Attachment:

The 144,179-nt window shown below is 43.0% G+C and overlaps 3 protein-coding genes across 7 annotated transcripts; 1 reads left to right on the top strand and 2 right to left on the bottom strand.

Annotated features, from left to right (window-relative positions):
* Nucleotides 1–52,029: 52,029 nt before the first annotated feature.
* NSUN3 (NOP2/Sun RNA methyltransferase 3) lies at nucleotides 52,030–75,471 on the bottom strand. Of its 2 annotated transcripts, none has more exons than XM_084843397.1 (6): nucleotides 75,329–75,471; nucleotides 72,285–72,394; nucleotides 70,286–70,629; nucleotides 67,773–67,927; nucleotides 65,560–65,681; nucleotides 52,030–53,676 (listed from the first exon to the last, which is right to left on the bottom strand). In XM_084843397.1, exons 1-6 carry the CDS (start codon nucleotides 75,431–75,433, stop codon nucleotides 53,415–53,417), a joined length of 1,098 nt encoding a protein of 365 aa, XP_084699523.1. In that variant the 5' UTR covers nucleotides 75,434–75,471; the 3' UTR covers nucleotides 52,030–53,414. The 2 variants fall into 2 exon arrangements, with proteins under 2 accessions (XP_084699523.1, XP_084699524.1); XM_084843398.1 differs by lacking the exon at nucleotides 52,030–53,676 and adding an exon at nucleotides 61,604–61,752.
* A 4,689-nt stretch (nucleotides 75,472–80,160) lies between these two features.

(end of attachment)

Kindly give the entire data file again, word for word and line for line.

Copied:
The 144,179-nt window shown below is 43.0% G+C and overlaps 3 protein-coding genes across 7 annotated transcripts; 1 reads left to right on the top strand and 2 right to left on the bottom strand.

Annotated features, from left to right (window-relative positions):
* Nucleotides 1–52,029: 52,029 nt before the first annotated feature.
* NSUN3 (NOP2/Sun RNA methyltransferase 3) lies at nucleotides 52,030–75,471 on the bottom strand. Of its 2 annotated transcripts, none has more exons than XM_084843397.1 (6): nucleotides 75,329–75,471; nucleotides 72,285–72,394; nucleotides 70,286–70,629; nucleotides 67,773–67,927; nucleotides 65,560–65,681; nucleotides 52,030–53,676 (listed from the first exon to the last, which is right to left on the bottom strand). In XM_084843397.1, exons 1-6 carry the CDS (start codon nucleotides 75,431–75,433, stop codon nucleotides 53,415–53,417), a joined length of 1,098 nt encoding a protein of 365 aa, XP_084699523.1. In that variant the 5' UTR covers nucleotides 75,434–75,471; the 3' UTR covers nucleotides 52,030–53,414. The 2 variants fall into 2 exon arrangements, with proteins under 2 accessions (XP_084699523.1, XP_084699524.1); XM_084843398.1 differs by lacking the exon at nucleotides 52,030–53,676 and adding an exon at nucleotides 61,604–61,752.
* A 4,689-nt stretch (nucleotides 75,472–80,160) lies between these two features.